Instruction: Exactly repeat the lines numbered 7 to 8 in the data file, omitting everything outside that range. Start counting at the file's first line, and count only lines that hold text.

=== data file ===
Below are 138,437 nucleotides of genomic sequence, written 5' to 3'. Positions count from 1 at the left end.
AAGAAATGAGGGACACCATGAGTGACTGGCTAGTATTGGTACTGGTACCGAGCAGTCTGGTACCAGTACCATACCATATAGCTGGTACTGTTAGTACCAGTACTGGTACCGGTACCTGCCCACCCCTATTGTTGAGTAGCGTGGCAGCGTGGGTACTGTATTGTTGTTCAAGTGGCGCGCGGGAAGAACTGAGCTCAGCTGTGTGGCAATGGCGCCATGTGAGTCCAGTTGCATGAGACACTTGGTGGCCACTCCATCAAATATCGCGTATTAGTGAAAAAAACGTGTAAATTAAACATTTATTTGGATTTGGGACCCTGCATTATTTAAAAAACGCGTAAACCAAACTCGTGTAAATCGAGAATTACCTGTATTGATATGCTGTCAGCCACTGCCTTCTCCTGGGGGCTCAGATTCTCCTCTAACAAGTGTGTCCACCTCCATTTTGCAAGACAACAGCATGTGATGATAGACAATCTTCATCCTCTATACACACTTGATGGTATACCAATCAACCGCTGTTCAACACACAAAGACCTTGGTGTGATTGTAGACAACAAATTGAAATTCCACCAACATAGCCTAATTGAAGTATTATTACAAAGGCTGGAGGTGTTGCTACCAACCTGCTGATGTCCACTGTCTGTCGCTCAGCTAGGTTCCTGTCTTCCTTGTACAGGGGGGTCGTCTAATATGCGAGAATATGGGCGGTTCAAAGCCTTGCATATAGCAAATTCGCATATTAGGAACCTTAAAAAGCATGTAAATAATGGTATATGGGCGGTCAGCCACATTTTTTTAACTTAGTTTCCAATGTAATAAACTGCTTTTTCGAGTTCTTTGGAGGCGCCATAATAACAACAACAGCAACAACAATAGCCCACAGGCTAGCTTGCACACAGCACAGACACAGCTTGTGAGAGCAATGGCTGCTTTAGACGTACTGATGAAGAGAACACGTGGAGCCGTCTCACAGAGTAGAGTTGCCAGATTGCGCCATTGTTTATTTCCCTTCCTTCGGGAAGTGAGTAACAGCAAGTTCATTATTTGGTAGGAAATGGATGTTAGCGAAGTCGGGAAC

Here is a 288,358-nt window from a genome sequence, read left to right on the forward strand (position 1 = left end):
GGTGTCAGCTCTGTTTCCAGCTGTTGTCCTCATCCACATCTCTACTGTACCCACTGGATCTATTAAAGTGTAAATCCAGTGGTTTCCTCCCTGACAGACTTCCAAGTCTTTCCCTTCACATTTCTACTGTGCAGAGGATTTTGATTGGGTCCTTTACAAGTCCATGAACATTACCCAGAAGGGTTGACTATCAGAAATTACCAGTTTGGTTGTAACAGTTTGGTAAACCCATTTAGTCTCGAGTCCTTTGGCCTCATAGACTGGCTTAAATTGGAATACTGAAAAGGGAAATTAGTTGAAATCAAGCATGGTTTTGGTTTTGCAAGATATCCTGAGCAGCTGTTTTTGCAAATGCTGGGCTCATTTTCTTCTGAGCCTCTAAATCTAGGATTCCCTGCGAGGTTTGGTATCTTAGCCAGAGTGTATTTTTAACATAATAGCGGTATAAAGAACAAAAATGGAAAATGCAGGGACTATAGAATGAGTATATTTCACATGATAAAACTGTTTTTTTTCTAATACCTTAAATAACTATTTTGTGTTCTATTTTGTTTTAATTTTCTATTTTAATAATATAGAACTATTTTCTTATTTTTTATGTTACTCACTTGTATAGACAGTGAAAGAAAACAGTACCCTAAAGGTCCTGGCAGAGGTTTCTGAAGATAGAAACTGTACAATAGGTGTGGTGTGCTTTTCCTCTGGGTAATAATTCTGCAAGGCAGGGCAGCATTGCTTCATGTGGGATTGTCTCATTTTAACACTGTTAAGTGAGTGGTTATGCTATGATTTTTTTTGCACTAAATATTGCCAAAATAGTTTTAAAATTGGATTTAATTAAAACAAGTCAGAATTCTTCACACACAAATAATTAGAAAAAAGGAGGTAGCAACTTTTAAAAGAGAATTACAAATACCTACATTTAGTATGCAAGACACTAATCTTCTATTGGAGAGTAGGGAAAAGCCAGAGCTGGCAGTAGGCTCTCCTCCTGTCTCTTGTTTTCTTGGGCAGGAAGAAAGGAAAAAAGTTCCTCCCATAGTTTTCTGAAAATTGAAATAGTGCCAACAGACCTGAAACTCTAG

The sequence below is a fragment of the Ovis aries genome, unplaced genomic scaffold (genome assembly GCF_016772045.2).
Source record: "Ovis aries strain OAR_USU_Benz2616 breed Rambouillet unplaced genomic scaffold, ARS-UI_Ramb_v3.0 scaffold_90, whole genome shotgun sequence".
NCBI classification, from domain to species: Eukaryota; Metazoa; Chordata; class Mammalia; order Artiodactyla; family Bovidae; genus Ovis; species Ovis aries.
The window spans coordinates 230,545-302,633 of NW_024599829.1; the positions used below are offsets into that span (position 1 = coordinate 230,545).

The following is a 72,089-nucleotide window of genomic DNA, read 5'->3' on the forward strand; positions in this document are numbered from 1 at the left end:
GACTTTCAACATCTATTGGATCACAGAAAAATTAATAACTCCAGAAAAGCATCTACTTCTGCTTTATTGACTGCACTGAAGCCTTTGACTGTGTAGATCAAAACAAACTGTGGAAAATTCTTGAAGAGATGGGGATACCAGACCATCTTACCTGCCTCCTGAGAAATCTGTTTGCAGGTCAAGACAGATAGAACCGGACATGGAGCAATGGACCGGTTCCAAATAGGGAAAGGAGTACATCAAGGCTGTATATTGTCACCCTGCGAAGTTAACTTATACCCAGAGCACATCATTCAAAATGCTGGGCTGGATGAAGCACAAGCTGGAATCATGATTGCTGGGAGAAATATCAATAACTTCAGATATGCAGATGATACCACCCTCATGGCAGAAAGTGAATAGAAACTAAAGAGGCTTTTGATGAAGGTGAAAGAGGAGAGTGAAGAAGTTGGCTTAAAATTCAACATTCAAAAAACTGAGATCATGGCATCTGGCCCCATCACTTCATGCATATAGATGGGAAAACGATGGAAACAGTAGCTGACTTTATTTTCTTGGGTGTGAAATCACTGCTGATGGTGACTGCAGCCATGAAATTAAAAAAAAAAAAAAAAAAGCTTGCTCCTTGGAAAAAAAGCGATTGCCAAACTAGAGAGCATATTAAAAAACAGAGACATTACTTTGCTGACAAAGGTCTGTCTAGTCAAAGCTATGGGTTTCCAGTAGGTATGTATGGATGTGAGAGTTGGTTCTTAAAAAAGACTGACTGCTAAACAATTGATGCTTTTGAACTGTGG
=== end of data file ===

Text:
NCBI classification, from domain to species: Eukaryota; Metazoa; Chordata; class Mammalia; order Artiodactyla; family Bovidae; genus Ovis; species Ovis aries.
The window spans coordinates 230,545-302,633 of NW_024599829.1; the positions used below are offsets into that span (position 1 = coordinate 230,545).